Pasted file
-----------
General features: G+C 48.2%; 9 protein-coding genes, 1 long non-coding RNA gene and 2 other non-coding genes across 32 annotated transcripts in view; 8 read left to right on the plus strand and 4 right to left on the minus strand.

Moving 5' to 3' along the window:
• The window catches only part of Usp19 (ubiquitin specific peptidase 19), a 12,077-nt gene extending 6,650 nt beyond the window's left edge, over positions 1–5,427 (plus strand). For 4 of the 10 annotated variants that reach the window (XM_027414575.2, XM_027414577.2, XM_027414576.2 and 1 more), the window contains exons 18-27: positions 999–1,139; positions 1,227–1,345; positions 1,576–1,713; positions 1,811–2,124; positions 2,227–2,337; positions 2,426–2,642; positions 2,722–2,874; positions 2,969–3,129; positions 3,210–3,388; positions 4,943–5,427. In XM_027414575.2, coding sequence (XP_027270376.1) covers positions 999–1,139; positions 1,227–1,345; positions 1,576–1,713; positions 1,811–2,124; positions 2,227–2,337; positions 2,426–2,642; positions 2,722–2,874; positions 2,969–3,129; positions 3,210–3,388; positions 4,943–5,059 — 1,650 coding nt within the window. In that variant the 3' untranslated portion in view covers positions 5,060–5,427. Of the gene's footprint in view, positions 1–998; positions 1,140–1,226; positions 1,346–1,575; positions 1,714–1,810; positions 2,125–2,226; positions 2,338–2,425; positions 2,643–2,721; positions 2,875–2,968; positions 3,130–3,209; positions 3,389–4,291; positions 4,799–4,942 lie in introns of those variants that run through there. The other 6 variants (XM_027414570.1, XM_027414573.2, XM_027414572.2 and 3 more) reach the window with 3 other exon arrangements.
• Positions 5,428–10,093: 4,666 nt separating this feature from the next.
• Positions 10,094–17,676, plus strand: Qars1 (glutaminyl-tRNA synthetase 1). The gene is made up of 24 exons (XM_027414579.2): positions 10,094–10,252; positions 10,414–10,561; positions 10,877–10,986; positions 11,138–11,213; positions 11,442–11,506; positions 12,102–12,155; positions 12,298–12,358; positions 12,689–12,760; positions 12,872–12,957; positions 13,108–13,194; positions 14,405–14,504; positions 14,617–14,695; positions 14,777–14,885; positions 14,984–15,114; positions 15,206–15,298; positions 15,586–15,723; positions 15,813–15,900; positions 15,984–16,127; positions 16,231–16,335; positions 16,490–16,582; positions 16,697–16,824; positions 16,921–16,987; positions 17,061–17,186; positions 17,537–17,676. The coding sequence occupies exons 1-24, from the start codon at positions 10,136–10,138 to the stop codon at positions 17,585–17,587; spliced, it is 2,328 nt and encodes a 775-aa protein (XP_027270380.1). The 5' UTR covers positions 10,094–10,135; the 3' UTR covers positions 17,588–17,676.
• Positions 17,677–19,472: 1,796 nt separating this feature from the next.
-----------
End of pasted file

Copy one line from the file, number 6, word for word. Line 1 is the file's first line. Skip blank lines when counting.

• Positions 17,677–19,472: 1,796 nt separating this feature from the next.